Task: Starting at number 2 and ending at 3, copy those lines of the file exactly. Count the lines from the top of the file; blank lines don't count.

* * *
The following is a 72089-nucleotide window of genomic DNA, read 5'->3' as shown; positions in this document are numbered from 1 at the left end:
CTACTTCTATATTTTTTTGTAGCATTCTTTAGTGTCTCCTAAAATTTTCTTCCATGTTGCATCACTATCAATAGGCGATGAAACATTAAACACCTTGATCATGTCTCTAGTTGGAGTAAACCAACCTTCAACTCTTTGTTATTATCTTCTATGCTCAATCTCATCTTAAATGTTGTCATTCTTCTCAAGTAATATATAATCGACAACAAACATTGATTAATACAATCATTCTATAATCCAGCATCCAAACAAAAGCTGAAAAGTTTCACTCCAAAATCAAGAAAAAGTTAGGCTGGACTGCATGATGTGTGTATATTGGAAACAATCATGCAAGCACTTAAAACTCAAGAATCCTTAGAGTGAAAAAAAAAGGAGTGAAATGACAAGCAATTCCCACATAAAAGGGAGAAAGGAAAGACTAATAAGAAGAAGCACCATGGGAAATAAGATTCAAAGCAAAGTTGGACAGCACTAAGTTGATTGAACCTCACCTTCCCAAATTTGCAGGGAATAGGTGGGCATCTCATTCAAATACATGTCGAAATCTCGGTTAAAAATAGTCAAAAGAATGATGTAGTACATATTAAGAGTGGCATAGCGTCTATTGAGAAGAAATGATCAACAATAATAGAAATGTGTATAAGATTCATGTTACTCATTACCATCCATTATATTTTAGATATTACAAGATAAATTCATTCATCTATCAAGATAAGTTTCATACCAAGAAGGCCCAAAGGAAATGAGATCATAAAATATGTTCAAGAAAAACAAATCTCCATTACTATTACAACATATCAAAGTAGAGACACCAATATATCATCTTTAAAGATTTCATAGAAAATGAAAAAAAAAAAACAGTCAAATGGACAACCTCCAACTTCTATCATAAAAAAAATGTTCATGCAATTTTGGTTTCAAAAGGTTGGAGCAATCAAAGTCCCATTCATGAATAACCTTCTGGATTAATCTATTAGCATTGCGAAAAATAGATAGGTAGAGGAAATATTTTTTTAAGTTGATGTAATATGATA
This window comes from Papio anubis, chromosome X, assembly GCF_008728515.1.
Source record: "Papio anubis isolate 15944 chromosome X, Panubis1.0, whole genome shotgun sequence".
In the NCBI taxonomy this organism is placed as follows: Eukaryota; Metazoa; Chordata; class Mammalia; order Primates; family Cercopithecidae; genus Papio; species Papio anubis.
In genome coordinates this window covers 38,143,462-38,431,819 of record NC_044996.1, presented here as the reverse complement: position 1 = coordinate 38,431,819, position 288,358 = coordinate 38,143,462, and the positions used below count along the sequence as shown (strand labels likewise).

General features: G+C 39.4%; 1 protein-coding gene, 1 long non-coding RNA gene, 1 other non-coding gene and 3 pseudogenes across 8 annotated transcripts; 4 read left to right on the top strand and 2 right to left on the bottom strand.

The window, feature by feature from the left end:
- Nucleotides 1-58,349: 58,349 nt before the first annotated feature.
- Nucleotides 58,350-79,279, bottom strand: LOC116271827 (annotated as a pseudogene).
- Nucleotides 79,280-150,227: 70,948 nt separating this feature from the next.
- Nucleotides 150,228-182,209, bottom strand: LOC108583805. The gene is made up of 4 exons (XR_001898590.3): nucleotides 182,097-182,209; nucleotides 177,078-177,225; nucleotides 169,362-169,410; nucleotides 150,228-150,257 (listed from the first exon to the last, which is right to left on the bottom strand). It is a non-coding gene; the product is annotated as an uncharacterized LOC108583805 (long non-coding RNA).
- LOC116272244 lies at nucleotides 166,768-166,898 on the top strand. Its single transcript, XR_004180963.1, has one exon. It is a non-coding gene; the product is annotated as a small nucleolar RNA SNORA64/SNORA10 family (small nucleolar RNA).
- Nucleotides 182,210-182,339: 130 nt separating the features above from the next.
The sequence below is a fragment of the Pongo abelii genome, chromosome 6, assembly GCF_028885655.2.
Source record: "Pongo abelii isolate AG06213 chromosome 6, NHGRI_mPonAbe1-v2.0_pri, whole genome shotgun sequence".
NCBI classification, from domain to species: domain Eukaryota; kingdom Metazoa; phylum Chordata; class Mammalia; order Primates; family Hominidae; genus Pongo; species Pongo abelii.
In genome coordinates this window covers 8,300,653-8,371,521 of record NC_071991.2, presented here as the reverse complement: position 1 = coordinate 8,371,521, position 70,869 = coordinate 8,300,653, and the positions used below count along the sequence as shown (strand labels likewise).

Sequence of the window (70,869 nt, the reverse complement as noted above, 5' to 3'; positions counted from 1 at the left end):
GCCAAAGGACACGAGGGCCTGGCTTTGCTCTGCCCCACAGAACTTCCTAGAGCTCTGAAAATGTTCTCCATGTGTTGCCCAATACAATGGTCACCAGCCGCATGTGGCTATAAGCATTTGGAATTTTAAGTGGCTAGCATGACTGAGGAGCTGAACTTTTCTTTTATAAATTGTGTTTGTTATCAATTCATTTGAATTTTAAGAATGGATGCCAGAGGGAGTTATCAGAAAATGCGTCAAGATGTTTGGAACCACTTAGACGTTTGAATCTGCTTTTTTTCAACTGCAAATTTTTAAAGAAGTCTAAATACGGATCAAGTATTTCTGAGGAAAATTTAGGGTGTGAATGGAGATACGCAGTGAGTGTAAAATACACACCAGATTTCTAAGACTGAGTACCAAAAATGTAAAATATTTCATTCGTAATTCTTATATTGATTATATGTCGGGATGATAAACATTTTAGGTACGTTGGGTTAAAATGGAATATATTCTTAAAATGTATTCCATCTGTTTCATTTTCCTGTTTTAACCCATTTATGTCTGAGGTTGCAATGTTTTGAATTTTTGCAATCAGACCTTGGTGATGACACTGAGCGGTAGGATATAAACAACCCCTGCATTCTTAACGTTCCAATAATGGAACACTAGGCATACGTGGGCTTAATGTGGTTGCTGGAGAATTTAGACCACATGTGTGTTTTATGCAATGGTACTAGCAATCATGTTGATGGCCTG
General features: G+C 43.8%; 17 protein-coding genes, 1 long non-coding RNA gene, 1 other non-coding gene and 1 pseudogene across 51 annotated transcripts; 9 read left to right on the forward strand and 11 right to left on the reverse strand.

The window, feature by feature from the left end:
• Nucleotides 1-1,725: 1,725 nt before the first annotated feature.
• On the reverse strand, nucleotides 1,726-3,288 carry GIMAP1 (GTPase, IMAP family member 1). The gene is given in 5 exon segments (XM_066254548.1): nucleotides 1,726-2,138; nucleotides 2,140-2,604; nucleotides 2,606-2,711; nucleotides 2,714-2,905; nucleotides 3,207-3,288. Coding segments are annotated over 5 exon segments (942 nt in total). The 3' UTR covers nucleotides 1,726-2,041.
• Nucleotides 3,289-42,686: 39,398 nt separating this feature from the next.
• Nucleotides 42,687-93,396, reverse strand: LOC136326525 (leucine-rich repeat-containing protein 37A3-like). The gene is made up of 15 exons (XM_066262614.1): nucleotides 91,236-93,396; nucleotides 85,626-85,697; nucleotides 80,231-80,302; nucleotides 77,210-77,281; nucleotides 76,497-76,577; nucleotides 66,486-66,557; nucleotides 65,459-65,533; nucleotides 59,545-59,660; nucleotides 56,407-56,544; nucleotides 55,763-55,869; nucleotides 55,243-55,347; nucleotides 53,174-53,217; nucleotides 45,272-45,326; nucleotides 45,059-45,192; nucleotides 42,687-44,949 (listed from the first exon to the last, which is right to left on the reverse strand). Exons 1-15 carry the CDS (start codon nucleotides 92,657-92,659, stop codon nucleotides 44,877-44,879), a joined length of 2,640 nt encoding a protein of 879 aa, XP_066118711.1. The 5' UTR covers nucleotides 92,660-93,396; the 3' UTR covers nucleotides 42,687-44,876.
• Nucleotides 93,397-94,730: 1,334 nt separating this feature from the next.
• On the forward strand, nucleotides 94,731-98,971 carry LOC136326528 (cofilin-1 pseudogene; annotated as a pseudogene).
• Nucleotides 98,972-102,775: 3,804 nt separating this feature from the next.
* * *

CTACTTCTATATTTTTTTGTAGCATTCTTTAGTGTCTCCTAAAATTTTCTTCCATGTTGCATCACTATCAATAGGCGATGAAACATTAAACACCTTGATCATGTCTCTAGTTGGAGTAAACCAACCTTCAACTCTTTGTTATTATCTTCTATGCTCAATCTCATCTTAAATGTTGTCATTCTTCTCAAGTAATATATAATCGACAACAAACATTGATTAATACAATCATTCTATAATCCAGCATCCAAACAAAAGCTGAAAAGTTTCACTCCAAAATCAAGAAAAAGTTAGGCTGGACTGCATGATGTGTGTATATTGGAAACAATCATGCAAGCACTTAAAACTCAAGAATCCTTAGAGTGAAAAAAAAAGGAGTGAAATGACAAGCAATTCCCACATAAAAGGGAGAAAGGAAAGACTAATAAGAAGAAGCACCATGGGAAATAAGATTCAAAGCAAAGTTGGACAGCACTAAGTTGATTGAACCTCACCTTCCCAAATTTGCAGGGAATAGGTGGGCATCTCATTCAAATACATGTCGAAATCTCGGTTAAAAATAGTCAAAAGAATGATGTAGTACATATTAAGAGTGGCATAGCGTCTATTGAGAAGAAATGATCAACAATAATAGAAATGTGTATAAGATTCATGTTACTCATTACCATCCATTATATTTTAGATATTACAAGATAAATTCATTCATCTATCAAGATAAGTTTCATACCAAGAAGGCCCAAAGGAAATGAGATCATAAAATATGTTCAAGAAAAACAAATCTCCATTACTATTACAACATATCAAAGTAGAGACACCAATATATCATCTTTAAAGATTTCATAGAAAATGAAAAAAAAAAAACAGTCAAATGGACAACCTCCAACTTCTATCATAAAAAAAATGTTCATGCAATTTTGGTTTCAAAAGGTTGGAGCAATCAAAGTCCCATTCATGAATAACCTTCTGGATTAATCTATTAGCATTGCGAAAAATAGATAGGTAGAGGAAATATTTTTTTAAGTTGATGTAATATGATA
This window comes from Papio anubis, chromosome X, assembly GCF_008728515.1.